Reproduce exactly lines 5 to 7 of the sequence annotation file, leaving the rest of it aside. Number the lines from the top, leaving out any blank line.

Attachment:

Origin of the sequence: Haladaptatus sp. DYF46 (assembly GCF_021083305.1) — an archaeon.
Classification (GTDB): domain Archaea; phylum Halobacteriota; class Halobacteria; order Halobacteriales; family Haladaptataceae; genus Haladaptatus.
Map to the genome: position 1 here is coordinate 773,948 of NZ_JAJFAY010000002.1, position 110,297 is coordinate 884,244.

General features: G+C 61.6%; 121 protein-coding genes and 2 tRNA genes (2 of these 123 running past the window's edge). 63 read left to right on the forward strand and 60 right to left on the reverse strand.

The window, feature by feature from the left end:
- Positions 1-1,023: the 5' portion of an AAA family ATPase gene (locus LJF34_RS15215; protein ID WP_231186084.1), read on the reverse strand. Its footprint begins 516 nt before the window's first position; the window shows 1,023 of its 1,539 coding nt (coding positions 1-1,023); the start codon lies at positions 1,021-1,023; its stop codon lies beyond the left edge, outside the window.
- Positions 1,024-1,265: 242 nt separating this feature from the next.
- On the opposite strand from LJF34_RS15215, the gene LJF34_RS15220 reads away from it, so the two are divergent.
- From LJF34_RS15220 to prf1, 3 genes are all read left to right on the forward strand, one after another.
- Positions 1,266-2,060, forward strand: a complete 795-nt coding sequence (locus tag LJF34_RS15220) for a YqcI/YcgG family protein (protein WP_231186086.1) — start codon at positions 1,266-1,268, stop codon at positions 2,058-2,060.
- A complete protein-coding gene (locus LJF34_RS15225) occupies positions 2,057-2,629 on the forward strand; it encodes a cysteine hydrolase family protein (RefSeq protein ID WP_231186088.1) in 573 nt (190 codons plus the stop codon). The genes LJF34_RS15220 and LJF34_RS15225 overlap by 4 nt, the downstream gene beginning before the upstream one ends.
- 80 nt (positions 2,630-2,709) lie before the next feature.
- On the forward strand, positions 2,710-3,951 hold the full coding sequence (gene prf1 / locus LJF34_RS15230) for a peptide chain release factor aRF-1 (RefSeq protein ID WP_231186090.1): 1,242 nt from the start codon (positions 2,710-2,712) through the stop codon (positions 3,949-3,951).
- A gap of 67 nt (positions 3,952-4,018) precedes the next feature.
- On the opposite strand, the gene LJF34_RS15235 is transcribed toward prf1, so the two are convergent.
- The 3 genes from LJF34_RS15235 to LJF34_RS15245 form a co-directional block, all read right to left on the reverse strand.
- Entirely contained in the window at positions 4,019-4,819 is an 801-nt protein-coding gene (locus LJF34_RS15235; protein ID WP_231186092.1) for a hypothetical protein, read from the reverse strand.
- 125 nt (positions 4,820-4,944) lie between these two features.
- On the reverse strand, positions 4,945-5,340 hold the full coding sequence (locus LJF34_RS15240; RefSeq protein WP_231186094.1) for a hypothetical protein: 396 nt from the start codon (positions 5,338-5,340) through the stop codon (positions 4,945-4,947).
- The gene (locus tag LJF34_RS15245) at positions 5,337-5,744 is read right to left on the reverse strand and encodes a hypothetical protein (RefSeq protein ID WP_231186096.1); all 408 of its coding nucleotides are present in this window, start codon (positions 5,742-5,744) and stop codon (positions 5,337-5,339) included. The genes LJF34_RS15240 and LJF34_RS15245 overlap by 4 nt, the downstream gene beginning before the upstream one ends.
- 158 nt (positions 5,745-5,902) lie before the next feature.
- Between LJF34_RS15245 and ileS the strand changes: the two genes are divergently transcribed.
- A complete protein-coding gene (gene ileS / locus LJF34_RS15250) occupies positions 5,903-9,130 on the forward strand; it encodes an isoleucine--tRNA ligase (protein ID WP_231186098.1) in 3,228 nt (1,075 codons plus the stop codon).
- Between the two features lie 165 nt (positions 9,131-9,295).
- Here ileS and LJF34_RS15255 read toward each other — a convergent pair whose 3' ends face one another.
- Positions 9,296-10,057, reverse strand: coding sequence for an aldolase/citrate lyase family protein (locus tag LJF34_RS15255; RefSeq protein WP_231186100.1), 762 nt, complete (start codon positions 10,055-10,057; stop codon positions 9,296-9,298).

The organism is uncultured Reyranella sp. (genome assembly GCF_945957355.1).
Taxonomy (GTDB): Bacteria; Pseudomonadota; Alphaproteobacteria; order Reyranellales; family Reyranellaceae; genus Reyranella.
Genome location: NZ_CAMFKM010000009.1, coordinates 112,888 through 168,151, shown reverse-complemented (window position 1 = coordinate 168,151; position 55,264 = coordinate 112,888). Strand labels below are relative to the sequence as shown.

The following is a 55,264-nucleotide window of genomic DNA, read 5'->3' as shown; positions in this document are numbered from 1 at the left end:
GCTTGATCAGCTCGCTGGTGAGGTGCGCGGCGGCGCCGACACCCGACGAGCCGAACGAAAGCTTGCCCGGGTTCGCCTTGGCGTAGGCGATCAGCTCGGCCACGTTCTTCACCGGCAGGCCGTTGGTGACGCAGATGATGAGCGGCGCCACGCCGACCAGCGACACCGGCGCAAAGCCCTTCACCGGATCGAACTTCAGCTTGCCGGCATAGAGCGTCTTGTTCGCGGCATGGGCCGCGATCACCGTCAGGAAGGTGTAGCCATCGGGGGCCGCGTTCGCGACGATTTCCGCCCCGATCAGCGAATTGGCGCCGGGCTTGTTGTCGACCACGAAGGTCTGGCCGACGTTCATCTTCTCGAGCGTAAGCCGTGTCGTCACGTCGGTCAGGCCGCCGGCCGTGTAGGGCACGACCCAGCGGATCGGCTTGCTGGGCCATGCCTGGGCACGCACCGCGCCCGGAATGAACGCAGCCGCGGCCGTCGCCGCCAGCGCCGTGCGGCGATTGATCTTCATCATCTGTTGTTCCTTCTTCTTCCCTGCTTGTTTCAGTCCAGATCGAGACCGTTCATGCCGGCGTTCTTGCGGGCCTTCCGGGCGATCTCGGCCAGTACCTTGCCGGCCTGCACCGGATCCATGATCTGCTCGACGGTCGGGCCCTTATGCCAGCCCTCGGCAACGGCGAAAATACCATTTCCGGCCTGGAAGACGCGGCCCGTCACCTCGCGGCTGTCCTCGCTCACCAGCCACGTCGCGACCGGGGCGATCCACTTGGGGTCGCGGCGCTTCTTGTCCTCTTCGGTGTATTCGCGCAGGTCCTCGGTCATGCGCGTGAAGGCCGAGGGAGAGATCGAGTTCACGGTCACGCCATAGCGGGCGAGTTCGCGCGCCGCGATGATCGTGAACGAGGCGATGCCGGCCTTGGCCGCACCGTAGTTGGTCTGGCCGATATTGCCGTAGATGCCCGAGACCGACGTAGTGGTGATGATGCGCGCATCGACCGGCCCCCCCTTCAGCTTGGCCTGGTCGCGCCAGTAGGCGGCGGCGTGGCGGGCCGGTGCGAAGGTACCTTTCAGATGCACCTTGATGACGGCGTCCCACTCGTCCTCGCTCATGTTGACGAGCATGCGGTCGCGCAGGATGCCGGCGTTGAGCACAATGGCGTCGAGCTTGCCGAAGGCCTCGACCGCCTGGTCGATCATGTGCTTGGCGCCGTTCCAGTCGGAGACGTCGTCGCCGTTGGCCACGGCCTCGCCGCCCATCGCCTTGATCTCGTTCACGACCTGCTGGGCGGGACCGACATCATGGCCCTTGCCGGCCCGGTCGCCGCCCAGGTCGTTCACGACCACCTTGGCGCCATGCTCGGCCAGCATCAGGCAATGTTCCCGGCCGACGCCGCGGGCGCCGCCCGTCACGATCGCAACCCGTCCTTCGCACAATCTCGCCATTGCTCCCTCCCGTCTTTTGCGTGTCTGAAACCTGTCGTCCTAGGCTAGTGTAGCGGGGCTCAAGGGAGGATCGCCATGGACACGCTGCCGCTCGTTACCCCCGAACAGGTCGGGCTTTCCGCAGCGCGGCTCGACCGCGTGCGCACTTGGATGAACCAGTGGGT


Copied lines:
The window, feature by feature from the left end:
- Positions 1-1,023: the 5' portion of an AAA family ATPase gene (locus LJF34_RS15215; protein ID WP_231186084.1), read on the reverse strand. Its footprint begins 516 nt before the window's first position; the window shows 1,023 of its 1,539 coding nt (coding positions 1-1,023); the start codon lies at positions 1,021-1,023; its stop codon lies beyond the left edge, outside the window.
- Positions 1,024-1,265: 242 nt separating this feature from the next.